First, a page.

But what could this be? Let us imagine something truly spectacular: the sudden discovery of a technology that increases overnight the productivity of mankind by a factor of 1,000. However, even in such an extraordinary case, the theoretical framework of Marxism would not be obliterated. The hitherto unimaginable growth in the power of the productive forces would in some massive way impact upon the existing property relations. Moreover, as always under capitalism, the uses and impact of the advances in knowledge and technique would be conditioned by the needs and interests of the capitalist market.
Let us consider another possible meaning of Popper’s axiom: that new knowledge will invalidate historical materialism as a theory of man’s socio-economic development. If we admit the possibility that the subsequent growth of knowledge will demonstrate the inadequacy of historical materialism, that would imply that it had been superseded by a theory which made possible a more profound insight into the nature of historical development. If this new theory were to demonstrate that Marx’s emphasis on the socio-economic foundations of society was inadequate or incorrect, it would do so by bringing into light another, previously undetected impulse of historical development.
In other words, the expansion of knowledge would not make historical prediction impossible. Rather, it should make predictions of an even more profound, exhaustive and precise character possible. The growth of knowledge—which Popper makes the touchstone of his case against Marx—is far more easily turned against Popper himself.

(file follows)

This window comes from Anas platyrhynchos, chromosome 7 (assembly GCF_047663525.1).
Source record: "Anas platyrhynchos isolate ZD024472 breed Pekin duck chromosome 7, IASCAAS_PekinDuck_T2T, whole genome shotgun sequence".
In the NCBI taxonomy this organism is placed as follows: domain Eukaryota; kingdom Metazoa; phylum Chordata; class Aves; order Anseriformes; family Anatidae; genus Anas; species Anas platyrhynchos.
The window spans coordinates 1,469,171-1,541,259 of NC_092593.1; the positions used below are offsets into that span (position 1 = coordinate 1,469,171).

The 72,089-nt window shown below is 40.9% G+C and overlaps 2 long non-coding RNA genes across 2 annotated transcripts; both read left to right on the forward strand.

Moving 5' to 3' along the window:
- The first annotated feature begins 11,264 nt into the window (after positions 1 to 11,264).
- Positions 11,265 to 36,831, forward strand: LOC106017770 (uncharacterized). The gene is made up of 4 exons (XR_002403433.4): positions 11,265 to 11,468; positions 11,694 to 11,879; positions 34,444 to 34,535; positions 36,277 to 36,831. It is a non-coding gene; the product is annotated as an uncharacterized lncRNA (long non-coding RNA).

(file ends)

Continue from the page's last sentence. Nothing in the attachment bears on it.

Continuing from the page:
In the course of his argument, Popper is compelled to acknowledge that “historicism,” i.e., Marxism, does establish that there are “trends or tendencies” in social change whose “existence can hardly be questioned...” But, he insists, “trends are not laws.” A law is timeless, universally valid for all times and conditions. A trend or tendency, on the other hand, though it may have persisted “for hundreds or thousands of years may change within a decade, or even more rapidly than that... It is important to point out that laws and trends are radically different things.”
On the basis of this argument, it would be possible for Popper to argue that the unity and conflict between the productive forces and social relations, though it has persisted over several thousand years of human history, is merely a trend. The same could be said of the class struggle as a whole. Though it may well be true that the class struggle has played a key role in history for five thousand years, that may not be true in the future and so the class struggle is merely a tendency.
The positing of an absolute distinction between law and trend is an exercise in logical metaphysics, which violates the nature of a complex social reality. The vast heterogeneity of social phenomena, in which millions of individuals consciously pursue what they perceive, correctly or incorrectly, to be in their own interests, produces a situation in which laws “can only fulfill themselves in the real world as tendencies, and necessities only in the tangle of opposing forces, only in a mediation that takes place by way of endless accidents.”